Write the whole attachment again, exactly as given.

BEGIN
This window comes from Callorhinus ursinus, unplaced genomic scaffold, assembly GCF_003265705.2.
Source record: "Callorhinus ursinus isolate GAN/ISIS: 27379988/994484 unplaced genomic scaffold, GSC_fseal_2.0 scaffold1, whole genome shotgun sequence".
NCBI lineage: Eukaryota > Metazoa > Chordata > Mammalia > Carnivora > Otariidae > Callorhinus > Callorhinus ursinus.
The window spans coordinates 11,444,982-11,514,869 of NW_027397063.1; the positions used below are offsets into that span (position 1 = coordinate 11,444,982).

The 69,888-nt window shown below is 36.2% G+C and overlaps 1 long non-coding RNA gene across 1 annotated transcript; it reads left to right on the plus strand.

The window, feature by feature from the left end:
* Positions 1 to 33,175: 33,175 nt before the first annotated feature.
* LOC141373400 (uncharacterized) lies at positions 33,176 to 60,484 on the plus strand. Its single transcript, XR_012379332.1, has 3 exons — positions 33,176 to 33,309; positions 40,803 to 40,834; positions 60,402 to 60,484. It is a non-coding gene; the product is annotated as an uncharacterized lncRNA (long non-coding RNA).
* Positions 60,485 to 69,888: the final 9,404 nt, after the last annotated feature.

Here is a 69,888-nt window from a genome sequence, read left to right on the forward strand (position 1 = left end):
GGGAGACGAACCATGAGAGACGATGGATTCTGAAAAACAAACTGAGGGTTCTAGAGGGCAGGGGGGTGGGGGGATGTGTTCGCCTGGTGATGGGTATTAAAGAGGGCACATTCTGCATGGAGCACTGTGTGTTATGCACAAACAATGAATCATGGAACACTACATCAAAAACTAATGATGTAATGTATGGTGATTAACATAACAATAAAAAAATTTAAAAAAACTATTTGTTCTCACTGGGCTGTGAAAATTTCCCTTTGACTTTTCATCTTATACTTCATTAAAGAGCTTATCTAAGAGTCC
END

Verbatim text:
This window comes from Callorhinus ursinus, unplaced genomic scaffold, assembly GCF_003265705.2.
Source record: "Callorhinus ursinus isolate GAN/ISIS: 27379988/994484 unplaced genomic scaffold, GSC_fseal_2.0 scaffold1, whole genome shotgun sequence".
NCBI lineage: Eukaryota > Metazoa > Chordata > Mammalia > Carnivora > Otariidae > Callorhinus > Callorhinus ursinus.
The window spans coordinates 11,444,982-11,514,869 of NW_027397063.1; the positions used below are offsets into that span (position 1 = coordinate 11,444,982).

The 69,888-nt window shown below is 36.2% G+C and overlaps 1 long non-coding RNA gene across 1 annotated transcript; it reads left to right on the plus strand.

The window, feature by feature from the left end:
* Positions 1 to 33,175: 33,175 nt before the first annotated feature.
* LOC141373400 (uncharacterized) lies at positions 33,176 to 60,484 on the plus strand. Its single transcript, XR_012379332.1, has 3 exons — positions 33,176 to 33,309; positions 40,803 to 40,834; positions 60,402 to 60,484. It is a non-coding gene; the product is annotated as an uncharacterized lncRNA (long non-coding RNA).
* Positions 60,485 to 69,888: the final 9,404 nt, after the last annotated feature.

Here is a 69,888-nt window from a genome sequence, read left to right on the forward strand (position 1 = left end):
GGGAGACGAACCATGAGAGACGATGGATTCTGAAAAACAAACTGAGGGTTCTAGAGGGCAGGGGGGTGGGGGGATGTGTTCGCCTGGTGATGGGTATTAAAGAGGGCACATTCTGCATGGAGCACTGTGTGTTATGCACAAACAATGAATCATGGAACACTACATCAAAAACTAATGATGTAATGTATGGTGATTAACATAACAATAAAAAAATTTAAAAAAACTATTTGTTCTCACTGGGCTGTGAAAATTTCCCTTTGACTTTTCATCTTATACTTCATTAAAGAGCTTATCTAAGAGTCC